Saturday, February 26, 2011

Mowing, washing and watering

We've just got home from being down in the city since Wednesday (well, to be specific, we got home yesterday afternoon) and this morning I started on attacking the rather alarmingly large pile of washing, and mowed the lawn.  I deliberately left the lawn un-mowed before we left, to try and conserve some moisture while we were away.  Boy, can I see the dry spots now that it is mowed! So sprinklers are running full steam this morning....

_MG_5903 I do enjoy looking across the garden once its all neat and tidy, and get all sorts of ideas in my heads about getting out there and doing some planting to fill in gaps, and starting new garden beds.  But I get these ideas when its stinking hot, and they don't seem to proceed much further...(see the empty spaces in the bed below...)

_MG_5904 While we were away we called in to see The Husband's brother, wife and kids, and while the kids were running around quite ferally  having a great cousinly catch up ;-),  I raided her garden for some things to help fill those gaps.  And came home with this little bundle of cuttings.

_MG_5908 A few different easy-to-strike (she tells me) plants, currently shoved in some water.  Everything appears to be in good health after the trip home, so hopefully they will survive my striking attempts.

One thing that seems apparent to me, after filling two trolleys at the supermarket before coming home:  we are going to have to become more self sufficient, or spend rather a lot more money on groceries and fresh produce. Without going too far into politics, this carbon tax they are gabbing on about will have a significant impact on the price of all food supplies, affecting all facets  - growers, manufacturers, transport - and if the bloke producing it doesn't go broke, the price of the end product will go UP.  Which means we all pay more for what goes on our table.

So this vegetable garden business has to get more serious.

_MG_5906 I couldn't get lettuce, broccoli or zucchini seedlings, which is a bummer.  I did get seeds, but seeds aren't as instant (I like brooding over my seedlings!)  I've spoken to The Husband as well about getting the vegetable gardens fully bird proofed, in a way that doesn't give the vege gardener the total grumps when it comes to tending the garden.

Right now it give her MORE than the  grumps, it inspires more than a bit of foot stomping and use of quite unladylike language.

So that is what is on my horizon in the next little while, doing some gardening, and hoping that it isn't too hot and too early for the seedlings I have bought.  I normally wait until April/May, so this will be quite an experiment to see if the seedlings can thrive.  I am trying capsicum again - they are the slowest growing and most annoying plant ever to grow, and every year I swear never to put them in again.  Last year I had a dreadful time with both cauliflower and broccoli - some nasty bug just annihilated them (the local ABC gardener guy on the radio is heavy on using urine + water to repell all nasties from the vegetable garden, so lets see if I get desperate enough to start collecting the family's pee every morning!)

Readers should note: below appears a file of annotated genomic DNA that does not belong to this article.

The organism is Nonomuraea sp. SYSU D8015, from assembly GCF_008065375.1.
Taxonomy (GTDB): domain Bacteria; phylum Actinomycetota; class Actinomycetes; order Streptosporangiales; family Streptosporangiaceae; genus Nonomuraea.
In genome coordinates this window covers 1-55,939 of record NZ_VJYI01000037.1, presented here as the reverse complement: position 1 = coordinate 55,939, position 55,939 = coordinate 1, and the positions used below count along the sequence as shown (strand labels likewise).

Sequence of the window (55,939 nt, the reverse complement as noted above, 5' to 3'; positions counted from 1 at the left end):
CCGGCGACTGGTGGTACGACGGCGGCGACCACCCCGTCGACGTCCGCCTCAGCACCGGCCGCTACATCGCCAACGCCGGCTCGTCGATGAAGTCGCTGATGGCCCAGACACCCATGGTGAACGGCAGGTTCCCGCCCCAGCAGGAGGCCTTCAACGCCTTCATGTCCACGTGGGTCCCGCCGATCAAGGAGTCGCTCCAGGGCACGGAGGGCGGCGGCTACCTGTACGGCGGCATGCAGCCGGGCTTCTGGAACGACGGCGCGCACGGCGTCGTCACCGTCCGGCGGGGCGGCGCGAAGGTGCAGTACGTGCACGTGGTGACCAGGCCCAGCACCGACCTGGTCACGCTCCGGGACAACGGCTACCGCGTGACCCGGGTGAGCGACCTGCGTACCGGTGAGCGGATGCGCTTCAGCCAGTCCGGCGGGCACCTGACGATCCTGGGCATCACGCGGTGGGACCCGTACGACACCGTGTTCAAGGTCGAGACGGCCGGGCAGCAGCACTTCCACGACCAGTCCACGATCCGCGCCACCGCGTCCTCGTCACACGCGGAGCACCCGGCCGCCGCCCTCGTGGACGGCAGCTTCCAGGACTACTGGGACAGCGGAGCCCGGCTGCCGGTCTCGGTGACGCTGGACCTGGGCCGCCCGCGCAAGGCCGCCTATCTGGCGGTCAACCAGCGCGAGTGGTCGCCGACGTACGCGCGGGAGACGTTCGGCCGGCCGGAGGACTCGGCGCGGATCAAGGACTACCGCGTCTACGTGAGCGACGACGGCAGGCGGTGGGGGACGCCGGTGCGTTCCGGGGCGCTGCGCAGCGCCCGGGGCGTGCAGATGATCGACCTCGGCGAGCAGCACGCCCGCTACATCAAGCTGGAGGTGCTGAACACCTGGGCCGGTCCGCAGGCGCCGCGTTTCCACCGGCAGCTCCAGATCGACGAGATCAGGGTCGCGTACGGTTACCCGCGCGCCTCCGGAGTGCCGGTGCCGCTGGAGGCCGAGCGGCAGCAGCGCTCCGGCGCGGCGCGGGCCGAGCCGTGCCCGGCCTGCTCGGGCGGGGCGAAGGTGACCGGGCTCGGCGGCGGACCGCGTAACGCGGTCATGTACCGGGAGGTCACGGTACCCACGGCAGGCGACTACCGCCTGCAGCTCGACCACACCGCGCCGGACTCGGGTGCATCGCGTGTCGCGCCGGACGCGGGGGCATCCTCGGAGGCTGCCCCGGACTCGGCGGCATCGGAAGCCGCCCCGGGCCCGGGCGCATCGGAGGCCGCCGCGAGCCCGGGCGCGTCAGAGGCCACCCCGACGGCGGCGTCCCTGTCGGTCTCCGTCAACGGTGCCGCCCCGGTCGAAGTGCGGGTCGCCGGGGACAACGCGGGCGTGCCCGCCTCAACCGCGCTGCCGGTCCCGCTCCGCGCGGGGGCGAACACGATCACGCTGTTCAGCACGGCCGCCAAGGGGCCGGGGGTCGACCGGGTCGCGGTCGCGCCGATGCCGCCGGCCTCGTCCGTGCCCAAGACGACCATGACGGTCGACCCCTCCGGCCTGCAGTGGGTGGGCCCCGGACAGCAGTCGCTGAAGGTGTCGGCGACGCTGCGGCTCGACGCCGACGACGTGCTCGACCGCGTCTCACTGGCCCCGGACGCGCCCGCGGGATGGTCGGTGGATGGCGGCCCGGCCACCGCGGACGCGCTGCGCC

Hooroo for now - off to tend to the washing and coo at my seedlings!


  1. Great idea Sharon to have your own vegie garden, you have the space so that is a start! Our problem is the dog, not the birds ... though, if they weren't scared of the daog they would be in like a flash I am sure!

  2. After being away and the quality of fruit and veg we get here I am tempted to start the vegie garden but I am the queen of dead plants...Steve said I kill them with kindness! good luck with the gardening.

    Everytime (not that often!) I drive past your place the garden, tree's and lawn always look good.

    Have fun in your garden :)

  3. go the home grown veggies...nothing better.

  4. Yes indeed Sharon, here's to the home vege garden! I've only been growing vegetables since about October last year (and admittedly through the worst of our seasons), but have really reaped the rewards. I've always bought seedlings (good ole Bunnings), but recently planted seeds, but am not convinced it's the be-all after planting out my broccoli, to have most of it disappear overnight. I'm yet to have any success with capsicum, though many believe it to be one of the easiest plants to cultivate.
    I just know (as you would too), that these kids as they continue to grow, are literally eating us out of house and home. So now, between killing our own beef, pork (and new meat chickens in the pen at the moment), milking the cow and growing some veges, our grocery bill has halved. Makes good sense to me!
    Good luck with it all. Look forward to seeing your good results.

  5. so gotta get onto my vege garden...
    love having a look at your garden :)

  6. Love the garden. We have a small vege patch for the kids here, they love harvesting and eating, but they are still vege fussy. We have tomatoes, carrots, peas, some herbs. We did lettuce and a few others.


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